Defensive aspects of the game don’t seem to have received quite as much love. On the positive side, you can no longer spam the tackle button to the degree where your player will pressurise an attacking player until winning the ball. On defence, you need to be a bit more measured, but not to the degree where it feels like a massive change in skill. Defending, at times, feels like it lacks true control as you miss tackles that seem simple, make tackles that seem unlikely and often find your players “stuck” in a position or animation where you need them to be a bit quicker to react. I have experienced this with some of the top players in the game and is not rating related. Sometimes players completely miss the ball coming to them, failing to react until too late. Offensive AI players make runs which see your players left for dirt as you try to get them in place following a ridiculously perfect chipped through ball from the AI midfielder. It’s unfortunate that the balance of control that is evident in attack, seems to be bypassed in defence.
In terms of aesthetics and the menus, the less said the better. Last year I moaned about how unintuitive and aesthetically unpleasant the menus are, and nothing has changed this year. They are clunky, confusing and horrible to navigate, although they do seem a bit faster in transition. While the soundtrack has increased in number, the songs are not great and are unlikely to find their way onto your Spotify playlist. If it’s even possible, commentary is worse than ever; often disjointed and lifeless, while the stadium and crowd sounds are oddly dull and even the ref’s whistle sounds completely out of place. At one point I thought it was one of my kids blowing on those cheap plastic toy whistles. The excellent facial likenesses make up for some of the let down in other aspects, players look uncannily like the real players, but that doesn’t feel like it’s quite enough anymore.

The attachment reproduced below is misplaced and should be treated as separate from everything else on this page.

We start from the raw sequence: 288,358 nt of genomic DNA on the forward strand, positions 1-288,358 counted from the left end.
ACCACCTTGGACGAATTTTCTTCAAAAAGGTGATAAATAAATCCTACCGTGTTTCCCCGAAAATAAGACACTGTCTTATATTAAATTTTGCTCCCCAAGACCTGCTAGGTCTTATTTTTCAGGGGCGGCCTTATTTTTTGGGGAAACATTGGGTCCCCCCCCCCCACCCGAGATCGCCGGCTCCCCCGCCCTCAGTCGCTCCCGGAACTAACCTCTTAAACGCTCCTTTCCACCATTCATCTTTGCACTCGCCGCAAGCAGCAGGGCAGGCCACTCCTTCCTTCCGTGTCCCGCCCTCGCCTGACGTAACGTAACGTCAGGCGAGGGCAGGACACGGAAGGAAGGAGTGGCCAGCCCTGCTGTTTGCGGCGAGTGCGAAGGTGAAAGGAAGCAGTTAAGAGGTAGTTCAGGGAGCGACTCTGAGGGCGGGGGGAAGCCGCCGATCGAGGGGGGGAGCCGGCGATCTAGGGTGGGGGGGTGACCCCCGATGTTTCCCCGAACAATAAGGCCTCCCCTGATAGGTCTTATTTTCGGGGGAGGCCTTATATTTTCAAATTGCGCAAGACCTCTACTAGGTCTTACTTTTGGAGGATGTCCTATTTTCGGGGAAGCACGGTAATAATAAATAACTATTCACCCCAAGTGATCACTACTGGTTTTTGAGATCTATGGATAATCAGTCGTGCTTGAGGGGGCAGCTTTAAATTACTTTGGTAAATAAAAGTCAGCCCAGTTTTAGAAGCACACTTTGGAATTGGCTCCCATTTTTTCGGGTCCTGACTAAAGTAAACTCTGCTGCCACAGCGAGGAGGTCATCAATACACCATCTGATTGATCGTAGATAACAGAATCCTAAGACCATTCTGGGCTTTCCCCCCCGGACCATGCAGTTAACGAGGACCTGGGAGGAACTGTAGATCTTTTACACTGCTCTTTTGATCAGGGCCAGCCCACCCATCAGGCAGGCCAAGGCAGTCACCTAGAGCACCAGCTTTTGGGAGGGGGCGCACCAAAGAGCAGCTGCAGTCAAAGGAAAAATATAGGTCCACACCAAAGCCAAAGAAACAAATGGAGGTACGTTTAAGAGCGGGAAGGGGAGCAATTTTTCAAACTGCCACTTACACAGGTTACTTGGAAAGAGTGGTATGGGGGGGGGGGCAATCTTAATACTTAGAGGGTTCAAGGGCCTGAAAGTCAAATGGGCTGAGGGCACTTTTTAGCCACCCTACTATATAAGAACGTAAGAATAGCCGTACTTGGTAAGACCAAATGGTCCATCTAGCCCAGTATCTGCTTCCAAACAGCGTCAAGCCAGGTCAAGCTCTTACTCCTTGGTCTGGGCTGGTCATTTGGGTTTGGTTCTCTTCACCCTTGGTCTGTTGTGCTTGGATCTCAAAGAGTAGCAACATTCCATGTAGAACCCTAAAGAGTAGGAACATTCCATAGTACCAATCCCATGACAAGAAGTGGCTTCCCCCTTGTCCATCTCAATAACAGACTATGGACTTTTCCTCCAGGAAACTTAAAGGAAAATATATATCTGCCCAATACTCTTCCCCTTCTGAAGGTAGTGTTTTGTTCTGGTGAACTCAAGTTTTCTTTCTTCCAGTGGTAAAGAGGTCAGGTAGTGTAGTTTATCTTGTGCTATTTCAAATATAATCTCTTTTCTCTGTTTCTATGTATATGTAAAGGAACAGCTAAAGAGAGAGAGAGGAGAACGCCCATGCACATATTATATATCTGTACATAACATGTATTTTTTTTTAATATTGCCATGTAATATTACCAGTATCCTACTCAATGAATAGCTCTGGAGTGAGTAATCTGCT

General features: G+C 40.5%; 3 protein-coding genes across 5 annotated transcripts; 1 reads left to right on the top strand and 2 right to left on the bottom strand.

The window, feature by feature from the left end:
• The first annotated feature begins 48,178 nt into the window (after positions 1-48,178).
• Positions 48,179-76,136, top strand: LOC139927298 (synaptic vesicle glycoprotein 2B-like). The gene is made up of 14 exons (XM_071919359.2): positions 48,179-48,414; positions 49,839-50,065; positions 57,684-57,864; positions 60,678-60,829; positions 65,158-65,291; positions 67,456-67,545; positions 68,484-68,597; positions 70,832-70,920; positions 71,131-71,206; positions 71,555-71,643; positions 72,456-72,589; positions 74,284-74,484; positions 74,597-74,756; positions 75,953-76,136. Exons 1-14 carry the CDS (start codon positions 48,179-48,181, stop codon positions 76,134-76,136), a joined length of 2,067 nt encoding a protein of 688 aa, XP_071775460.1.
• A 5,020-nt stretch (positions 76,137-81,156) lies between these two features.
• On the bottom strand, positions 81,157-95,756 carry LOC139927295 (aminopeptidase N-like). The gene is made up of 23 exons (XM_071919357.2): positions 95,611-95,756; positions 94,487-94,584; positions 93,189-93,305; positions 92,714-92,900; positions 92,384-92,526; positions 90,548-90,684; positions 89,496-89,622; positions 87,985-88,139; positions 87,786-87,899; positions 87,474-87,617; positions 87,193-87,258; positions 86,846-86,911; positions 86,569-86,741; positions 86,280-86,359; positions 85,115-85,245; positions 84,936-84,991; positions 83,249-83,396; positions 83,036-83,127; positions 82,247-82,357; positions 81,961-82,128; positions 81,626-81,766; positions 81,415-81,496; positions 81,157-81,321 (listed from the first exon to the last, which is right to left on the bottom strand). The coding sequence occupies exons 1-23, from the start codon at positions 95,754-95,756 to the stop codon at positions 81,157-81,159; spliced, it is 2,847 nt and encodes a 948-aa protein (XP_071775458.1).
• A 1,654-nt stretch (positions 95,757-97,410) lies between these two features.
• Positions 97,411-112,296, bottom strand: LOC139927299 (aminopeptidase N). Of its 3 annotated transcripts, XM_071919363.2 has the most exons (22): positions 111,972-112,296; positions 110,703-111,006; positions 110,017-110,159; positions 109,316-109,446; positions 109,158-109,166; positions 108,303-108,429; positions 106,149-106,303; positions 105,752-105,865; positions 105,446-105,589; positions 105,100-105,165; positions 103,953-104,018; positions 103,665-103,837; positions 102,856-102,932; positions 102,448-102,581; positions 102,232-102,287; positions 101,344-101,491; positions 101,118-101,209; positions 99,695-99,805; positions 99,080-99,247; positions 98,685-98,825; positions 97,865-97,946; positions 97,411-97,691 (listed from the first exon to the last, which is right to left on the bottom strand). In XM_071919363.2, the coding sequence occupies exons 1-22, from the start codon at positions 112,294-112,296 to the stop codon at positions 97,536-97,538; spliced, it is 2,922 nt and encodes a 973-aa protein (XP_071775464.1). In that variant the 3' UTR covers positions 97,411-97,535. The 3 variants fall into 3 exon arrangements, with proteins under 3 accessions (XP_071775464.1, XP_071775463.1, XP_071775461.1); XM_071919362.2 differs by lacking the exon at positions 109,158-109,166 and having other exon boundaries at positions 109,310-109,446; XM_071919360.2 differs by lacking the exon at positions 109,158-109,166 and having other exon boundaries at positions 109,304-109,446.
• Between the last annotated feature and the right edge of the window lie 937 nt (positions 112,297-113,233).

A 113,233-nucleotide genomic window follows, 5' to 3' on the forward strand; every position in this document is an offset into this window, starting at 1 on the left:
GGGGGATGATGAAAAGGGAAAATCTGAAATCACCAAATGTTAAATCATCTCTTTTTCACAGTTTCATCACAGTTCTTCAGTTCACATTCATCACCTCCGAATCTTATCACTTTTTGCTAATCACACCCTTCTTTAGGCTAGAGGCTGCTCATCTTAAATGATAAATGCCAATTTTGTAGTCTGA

Master League has seen several “quality of life” changes with things like cutscenes and dialogue options. In truth, I have already started skipping these as they feel pointless and have little impact on your players or the game. Master League has seen improvements in its menus to a small degree, while more control over managing your club has been added in terms of your budget and aspirations per season. Signing new players has been fixed so that it’s not totally unrealistic, but the cap on how many players you can negotiate with at one time is still there, and that feels particularly archaic. While Master League was promised lots of updates and changes, it appears to be remarkably unchanged in most aspects. A refresh is sorely needed.
Other offline modes include the generic kick-off modes and the dated Become a Legend mode, neither having added any noticeable aspect to it. While Konami proudly announced the acquisition of exclusive rights to the Juventus license, and added Bayern Munich and Man United to their licensing options, the rest of the missing licenses remain an eyesore until you update with an option file (on PC and PS4 at least – sorry Xbox owners).
Last Updated: September 12, 2019